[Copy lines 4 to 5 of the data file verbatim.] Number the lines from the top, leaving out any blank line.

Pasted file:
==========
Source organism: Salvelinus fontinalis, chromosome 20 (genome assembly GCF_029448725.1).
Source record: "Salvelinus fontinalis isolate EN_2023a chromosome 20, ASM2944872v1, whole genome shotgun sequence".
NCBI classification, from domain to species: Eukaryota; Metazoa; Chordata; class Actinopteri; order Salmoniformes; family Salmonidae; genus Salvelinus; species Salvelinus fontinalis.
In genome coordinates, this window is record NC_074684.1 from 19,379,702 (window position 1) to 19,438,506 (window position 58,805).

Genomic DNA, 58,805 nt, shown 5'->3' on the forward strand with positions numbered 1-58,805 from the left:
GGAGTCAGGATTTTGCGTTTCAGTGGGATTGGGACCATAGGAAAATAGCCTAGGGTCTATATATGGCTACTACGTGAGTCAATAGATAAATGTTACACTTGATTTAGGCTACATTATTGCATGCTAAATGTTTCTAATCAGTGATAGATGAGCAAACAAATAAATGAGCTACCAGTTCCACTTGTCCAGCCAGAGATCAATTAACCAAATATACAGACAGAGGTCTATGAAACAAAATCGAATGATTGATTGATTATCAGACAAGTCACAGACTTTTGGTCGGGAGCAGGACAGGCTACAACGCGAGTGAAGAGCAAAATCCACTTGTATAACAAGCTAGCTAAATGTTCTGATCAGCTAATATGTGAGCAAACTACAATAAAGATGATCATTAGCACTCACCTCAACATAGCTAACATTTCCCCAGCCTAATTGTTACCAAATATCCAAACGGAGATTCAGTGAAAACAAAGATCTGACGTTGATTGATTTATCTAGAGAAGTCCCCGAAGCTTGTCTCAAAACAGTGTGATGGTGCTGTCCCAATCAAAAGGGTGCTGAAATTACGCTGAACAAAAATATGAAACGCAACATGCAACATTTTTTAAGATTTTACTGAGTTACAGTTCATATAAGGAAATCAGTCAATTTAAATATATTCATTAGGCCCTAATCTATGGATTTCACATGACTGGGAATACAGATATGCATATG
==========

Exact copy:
In genome coordinates, this window is record NC_074684.1 from 19,379,702 (window position 1) to 19,438,506 (window position 58,805).

Genomic DNA, 58,805 nt, shown 5'->3' on the forward strand with positions numbered 1-58,805 from the left: